In view of Eq.~(\ref{ineq}), it is enough to show that
(i) $\sl(v)\leq w$ for each nontrivial prefix $v$ of $w$;
(ii) if $ux_i$ is a prefix of $w$, $iw$.
We know that $w$ appears on the tree of Christoffel-Lyndon words, and we argue by induction on its depth in the tree. If $w$ is the root, then $w=x_1x_n$ and we are done, since $\sl(x_1)=x_1x_1x_n$.
In general, we have $w=T(m)$ for $T=R$ or $L$ and we may assume by induction that the theorem holds for $m$. Let $v$ be a prefix of $w$. If $v=T(p)$ for some prefix $p$ of $m$, then we have by induction $\sl(p)\leq m$; thus $\sl(v)=\sl(T(p))=T(\sl(p))$ (by Lemma \ref{slT=Tsl}) $\leq T(m)=w$, since $T$ preserves the order. If there is no prefix of $m$ sent onto $v$ by $T$, then, due to the special form of $L$ or $R$, we must have $w=v_1x_1x_nv_2$ with $v=v_1x_1$ and $T(px_j)=v_1x_1x_n$ for some prefix $px_j$ of $m$, with $j=2$ if $T=L$ and $j=1$ if $T=R$. Note that $T(p)=v_1$. By induction, we have $\sl(p)\leq m$. Thus, as before, $\sl(v_1)=\sl(T(p))=T(\sl(p))\leq T(m)=w$. Since $\sl(v)=\sl(v_1x_1)\leq \sl(v_1)$ by Eq.~(\ref{ineq}), we deduce that $\sl(v)\leq w$. This proves (i).
Suppose that $T=R$. Suppose that $i=1$. Then $ux_1$ is followed by $x_n$ in $w$ and $ux_1x_n=R(px_1)$, with $px_1$ a prefix of $m$ and $R(p)=u$. By induction, $\sl(px_2)>m$ thus $\sl(ux_2)=\sl(R(px_2))=R(\sl(px_2))>R(m)=w$, which proves (ii) in this case. Suppose that $i>1$. Then $ux_i=R(px_i)$ with $px_i$ prefix of $m$ and $R(p)=u$. Then by induction $\sl(px_{i+1})>m$, which implies $\sl(ux_{i+1})=\sl(R(px_{i+1}))=R(\sl(px_{i+1}))>R(m)=w$. This proves (ii) in this case.
We assume now that $T=L$, that is, $w=L(m)$. Suppose that $ux_1$ is a prefix of $w$. Then either $px_1$ is a prefix of $m$ with $L(p)=u$ or $px_2$ is a prefix of $m$ with $L(p)=u$; in both cases $\sl(px_3)>m$ by induction and Eq.~(\ref{ineq}). Thus we deduce that $\sl(ux_2)=\sl(L(px_3))=L(\sl(px_3))>L(m)=w$ which proves (ii) in this case.
Suppose now that $ux_i$ is a prefix of $w$ with $i=2,\ldots, n-2$. Then $px_{i+1}$ is prefix of $m$ with $L(p)=u$; then by induction $\sl(px_{i+2})>m$ and we deduce that $\sl(ux_{i+1})=\sl(L(px_{i+2}))=L(\sl(px_{i+2}))>L(m)=w$, which proves (ii) in this case.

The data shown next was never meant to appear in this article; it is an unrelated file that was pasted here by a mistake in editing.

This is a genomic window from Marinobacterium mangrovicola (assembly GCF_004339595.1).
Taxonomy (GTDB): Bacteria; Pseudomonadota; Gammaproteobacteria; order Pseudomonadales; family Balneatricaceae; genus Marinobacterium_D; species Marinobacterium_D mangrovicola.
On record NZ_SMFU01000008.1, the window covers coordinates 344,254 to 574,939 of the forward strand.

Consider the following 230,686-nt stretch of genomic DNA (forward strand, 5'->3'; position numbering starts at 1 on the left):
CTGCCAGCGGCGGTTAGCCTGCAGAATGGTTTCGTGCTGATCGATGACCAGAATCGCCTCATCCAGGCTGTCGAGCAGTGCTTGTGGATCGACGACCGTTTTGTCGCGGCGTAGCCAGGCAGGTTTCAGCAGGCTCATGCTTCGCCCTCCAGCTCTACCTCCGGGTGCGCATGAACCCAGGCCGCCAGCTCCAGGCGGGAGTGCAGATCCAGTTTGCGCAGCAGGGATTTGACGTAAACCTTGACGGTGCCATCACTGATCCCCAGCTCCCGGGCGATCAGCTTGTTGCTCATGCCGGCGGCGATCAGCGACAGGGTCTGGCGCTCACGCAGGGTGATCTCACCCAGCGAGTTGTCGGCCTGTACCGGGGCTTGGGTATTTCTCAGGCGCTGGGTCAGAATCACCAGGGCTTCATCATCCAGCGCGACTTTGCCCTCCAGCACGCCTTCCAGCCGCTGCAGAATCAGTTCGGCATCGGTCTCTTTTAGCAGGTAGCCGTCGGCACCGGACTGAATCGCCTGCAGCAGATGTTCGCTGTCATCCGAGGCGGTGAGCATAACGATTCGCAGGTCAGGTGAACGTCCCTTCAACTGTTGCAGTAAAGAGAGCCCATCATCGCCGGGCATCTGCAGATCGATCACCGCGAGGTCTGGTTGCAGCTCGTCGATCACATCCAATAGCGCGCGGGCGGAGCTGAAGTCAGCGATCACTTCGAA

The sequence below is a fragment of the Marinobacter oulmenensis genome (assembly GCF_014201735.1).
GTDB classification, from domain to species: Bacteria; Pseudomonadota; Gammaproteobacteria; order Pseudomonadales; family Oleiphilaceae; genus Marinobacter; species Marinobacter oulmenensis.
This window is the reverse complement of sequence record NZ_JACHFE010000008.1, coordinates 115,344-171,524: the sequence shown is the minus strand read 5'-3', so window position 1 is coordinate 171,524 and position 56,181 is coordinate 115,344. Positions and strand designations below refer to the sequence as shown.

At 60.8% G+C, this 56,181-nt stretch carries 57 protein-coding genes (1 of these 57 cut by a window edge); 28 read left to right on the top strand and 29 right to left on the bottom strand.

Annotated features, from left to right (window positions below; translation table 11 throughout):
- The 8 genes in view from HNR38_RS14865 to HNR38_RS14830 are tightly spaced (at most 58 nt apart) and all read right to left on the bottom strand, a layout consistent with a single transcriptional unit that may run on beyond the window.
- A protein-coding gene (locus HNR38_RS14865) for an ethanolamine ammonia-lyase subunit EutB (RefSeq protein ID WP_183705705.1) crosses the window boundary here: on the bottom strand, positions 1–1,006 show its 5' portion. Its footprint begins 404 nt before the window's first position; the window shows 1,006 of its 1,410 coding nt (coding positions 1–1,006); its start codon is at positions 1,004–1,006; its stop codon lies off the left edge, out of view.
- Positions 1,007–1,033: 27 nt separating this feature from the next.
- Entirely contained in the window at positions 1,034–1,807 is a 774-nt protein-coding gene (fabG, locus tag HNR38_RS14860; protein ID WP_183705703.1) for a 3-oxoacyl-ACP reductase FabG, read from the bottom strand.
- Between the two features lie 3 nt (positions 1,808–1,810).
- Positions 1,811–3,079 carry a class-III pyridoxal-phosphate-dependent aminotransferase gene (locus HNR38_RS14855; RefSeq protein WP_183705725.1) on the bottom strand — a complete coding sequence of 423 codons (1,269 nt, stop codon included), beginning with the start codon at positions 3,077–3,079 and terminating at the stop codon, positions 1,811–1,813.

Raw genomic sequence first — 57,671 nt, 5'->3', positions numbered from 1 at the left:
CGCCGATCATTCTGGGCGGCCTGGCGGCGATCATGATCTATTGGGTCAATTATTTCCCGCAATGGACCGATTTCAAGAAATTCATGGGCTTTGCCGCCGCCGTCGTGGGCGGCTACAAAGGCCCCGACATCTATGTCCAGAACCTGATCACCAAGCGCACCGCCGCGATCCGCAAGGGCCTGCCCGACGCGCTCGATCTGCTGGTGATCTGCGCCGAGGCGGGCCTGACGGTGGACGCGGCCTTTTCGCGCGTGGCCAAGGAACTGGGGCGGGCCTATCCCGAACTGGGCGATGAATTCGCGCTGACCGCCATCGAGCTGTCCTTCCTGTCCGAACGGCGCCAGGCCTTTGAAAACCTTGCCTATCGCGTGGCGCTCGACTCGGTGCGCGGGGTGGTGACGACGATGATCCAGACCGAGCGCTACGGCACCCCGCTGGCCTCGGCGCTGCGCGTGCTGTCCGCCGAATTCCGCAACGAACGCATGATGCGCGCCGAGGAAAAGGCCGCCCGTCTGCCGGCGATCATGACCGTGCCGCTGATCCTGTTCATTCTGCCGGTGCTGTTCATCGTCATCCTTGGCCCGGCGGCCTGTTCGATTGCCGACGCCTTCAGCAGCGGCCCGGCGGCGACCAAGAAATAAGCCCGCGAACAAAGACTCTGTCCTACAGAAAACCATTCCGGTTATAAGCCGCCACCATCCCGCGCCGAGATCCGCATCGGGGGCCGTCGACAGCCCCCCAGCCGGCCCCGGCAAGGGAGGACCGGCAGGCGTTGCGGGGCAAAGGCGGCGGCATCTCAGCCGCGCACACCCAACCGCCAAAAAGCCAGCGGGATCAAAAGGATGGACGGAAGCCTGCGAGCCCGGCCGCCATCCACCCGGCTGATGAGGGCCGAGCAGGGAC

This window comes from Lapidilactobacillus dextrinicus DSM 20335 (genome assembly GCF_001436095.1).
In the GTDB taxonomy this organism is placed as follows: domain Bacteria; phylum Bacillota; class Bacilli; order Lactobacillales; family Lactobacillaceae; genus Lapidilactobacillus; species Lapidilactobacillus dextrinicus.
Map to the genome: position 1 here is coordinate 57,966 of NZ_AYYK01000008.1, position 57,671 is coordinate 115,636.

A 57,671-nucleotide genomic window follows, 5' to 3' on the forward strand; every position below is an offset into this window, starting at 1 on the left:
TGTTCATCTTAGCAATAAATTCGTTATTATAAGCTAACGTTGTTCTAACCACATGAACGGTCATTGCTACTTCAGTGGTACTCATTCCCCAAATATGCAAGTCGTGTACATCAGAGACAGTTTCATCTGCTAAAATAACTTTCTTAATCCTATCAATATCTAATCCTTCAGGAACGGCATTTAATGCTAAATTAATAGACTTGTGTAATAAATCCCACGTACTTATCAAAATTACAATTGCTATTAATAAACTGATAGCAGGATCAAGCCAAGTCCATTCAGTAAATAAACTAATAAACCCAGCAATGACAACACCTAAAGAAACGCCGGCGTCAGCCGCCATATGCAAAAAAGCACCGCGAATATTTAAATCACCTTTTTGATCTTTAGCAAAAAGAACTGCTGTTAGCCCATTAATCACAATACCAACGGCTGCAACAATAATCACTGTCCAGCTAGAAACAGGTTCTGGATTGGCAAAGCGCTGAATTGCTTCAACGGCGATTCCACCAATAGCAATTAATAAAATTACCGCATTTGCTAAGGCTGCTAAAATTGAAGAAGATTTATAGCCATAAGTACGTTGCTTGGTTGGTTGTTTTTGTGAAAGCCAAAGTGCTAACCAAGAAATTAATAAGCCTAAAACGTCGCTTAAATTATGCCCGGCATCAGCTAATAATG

Finally, suppose that $ux_{n-1}$ is a prefix of $w$. Then $u$ is not the empty word ($w$ must begin by $x_1$ and $n-1>1$) and let $x_j$ be its last letter; thus $u=vx_j$ and $x_jx_{n-1}$ is a factor of $w$.
Suppose that $j=n$. Then $m$ must have the factor $x_2x_n$, which is not possible by Lemma \ref{factor}.
Suppose that $1m$, thus $\sl(ux_n)=\sl(vx_1x_n)=\sl(L(px_2))=L(\sl(px_2))>L(m)=w$, which proves (ii) in this case.
\medskip
Case 2: $r>1$. Then $\sl(ux_n)=\sl(vx_1x_{n-1}^{r-1}x_n)=\sl(vx_1x_nx_{n-1}^{r-1})$ (by rearrangement) $\geq \sl(vx_1x_{n})$ (by Eq.~(\ref{ineq}) since $n-1\geq 2$) $>w$, by the $r=1$ case, since $vx_1x_{n-1}$ is a prefix of $w$, because $ux_{n-1}=vx_1x_{n-1}x_{n-1}^{r-1}$.
\end{proof}
\begin{figure}
\centering
\includegraphics[width=2in]{acbacbb_3D_Lyndon_Christofell.eps}
\includegraphics[width=2in]{acbacc_3D_Lyndon_Christofell.eps}
\caption{Paths corresponding to the Christoffel-Lyndon words $acbacbb$ and $acbacc$}
\end{figure}
\section{The infinite algorithm: periodicity and convergence}
We may apply the rewriting system of Section \ref{Euclidean} to any $n$-tuple of real numbers. We consider only $n$-tuples of nonnegative real numbers whose first component is positive. Note that the first component will remain positive during the algorithm.We say that the algorithm, applied to $(a_1,\ldots, a_n)$, is {\em infinite} if one never obtains an $n$-tuple of the form $(d,0,\ldots,0)$. Equivalently, by Lemma \ref{rewriting}, the $n$-tuple is not of the form $\alpha(b_1,\ldots,b_n)$ for some real $\alpha$ and some integers $b_1,\ldots,b_n$; equivalently, the $\mathbb Q$-subspace spanned by the $a_i$'s is not of dimension 1.
There is an infinite word over the alphabet $L,R$ generated by the algorithm, assumed to be infinite, applied to some given $n$-tuple $t$ as above: this word is defined by the condition that its prefix $W_k$ of length $k$ satisfies $t\rightarrow_{W_k} t_k$ for some $n$-tuple $t_k$.
Let $w_k$ be the Christoffel-Lyndon word $W_k(x_1x_n)$, where $W_k$ is the corresponding substitution.
In analogy with the case $n=2$